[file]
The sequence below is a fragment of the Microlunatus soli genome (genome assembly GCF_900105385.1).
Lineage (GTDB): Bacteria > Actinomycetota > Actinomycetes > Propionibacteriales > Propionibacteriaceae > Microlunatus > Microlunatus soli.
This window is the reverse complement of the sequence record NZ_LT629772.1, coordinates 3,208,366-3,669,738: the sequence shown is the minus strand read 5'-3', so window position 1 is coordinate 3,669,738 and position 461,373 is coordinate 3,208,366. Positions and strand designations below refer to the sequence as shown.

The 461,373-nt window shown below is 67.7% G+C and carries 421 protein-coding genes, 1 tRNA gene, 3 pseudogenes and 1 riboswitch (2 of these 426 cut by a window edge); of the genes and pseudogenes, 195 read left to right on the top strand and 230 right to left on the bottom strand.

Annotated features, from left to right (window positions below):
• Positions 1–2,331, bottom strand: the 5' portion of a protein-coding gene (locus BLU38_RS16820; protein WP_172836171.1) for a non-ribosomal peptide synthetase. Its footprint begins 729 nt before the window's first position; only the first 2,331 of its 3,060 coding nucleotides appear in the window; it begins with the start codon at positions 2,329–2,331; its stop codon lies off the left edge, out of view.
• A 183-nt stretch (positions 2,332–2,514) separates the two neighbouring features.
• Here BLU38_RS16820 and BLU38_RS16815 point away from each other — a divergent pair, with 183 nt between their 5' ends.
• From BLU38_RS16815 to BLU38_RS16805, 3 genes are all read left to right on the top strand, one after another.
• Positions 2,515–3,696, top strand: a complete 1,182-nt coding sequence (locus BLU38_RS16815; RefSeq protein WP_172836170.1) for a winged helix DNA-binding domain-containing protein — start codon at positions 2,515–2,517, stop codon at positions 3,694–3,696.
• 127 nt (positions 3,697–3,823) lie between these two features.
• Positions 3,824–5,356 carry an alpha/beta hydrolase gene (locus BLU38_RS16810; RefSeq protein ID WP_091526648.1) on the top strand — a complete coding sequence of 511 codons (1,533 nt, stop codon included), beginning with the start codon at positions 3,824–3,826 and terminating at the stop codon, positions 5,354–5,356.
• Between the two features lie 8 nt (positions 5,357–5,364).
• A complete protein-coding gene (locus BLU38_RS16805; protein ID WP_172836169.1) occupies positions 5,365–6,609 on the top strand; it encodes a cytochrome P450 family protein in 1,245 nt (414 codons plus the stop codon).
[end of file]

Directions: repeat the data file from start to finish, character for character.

The sequence below is a fragment of the Microlunatus soli genome (genome assembly GCF_900105385.1).
Lineage (GTDB): Bacteria > Actinomycetota > Actinomycetes > Propionibacteriales > Propionibacteriaceae > Microlunatus > Microlunatus soli.
This window is the reverse complement of the sequence record NZ_LT629772.1, coordinates 3,208,366-3,669,738: the sequence shown is the minus strand read 5'-3', so window position 1 is coordinate 3,669,738 and position 461,373 is coordinate 3,208,366. Positions and strand designations below refer to the sequence as shown.

The 461,373-nt window shown below is 67.7% G+C and carries 421 protein-coding genes, 1 tRNA gene, 3 pseudogenes and 1 riboswitch (2 of these 426 cut by a window edge); of the genes and pseudogenes, 195 read left to right on the top strand and 230 right to left on the bottom strand.

Annotated features, from left to right (window positions below):
• Positions 1–2,331, bottom strand: the 5' portion of a protein-coding gene (locus BLU38_RS16820; protein WP_172836171.1) for a non-ribosomal peptide synthetase. Its footprint begins 729 nt before the window's first position; only the first 2,331 of its 3,060 coding nucleotides appear in the window; it begins with the start codon at positions 2,329–2,331; its stop codon lies off the left edge, out of view.
• A 183-nt stretch (positions 2,332–2,514) separates the two neighbouring features.
• Here BLU38_RS16820 and BLU38_RS16815 point away from each other — a divergent pair, with 183 nt between their 5' ends.
• From BLU38_RS16815 to BLU38_RS16805, 3 genes are all read left to right on the top strand, one after another.
• Positions 2,515–3,696, top strand: a complete 1,182-nt coding sequence (locus BLU38_RS16815; RefSeq protein WP_172836170.1) for a winged helix DNA-binding domain-containing protein — start codon at positions 2,515–2,517, stop codon at positions 3,694–3,696.
• 127 nt (positions 3,697–3,823) lie between these two features.
• Positions 3,824–5,356 carry an alpha/beta hydrolase gene (locus BLU38_RS16810; RefSeq protein ID WP_091526648.1) on the top strand — a complete coding sequence of 511 codons (1,533 nt, stop codon included), beginning with the start codon at positions 3,824–3,826 and terminating at the stop codon, positions 5,354–5,356.
• Between the two features lie 8 nt (positions 5,357–5,364).
• A complete protein-coding gene (locus BLU38_RS16805; protein ID WP_172836169.1) occupies positions 5,365–6,609 on the top strand; it encodes a cytochrome P450 family protein in 1,245 nt (414 codons plus the stop codon).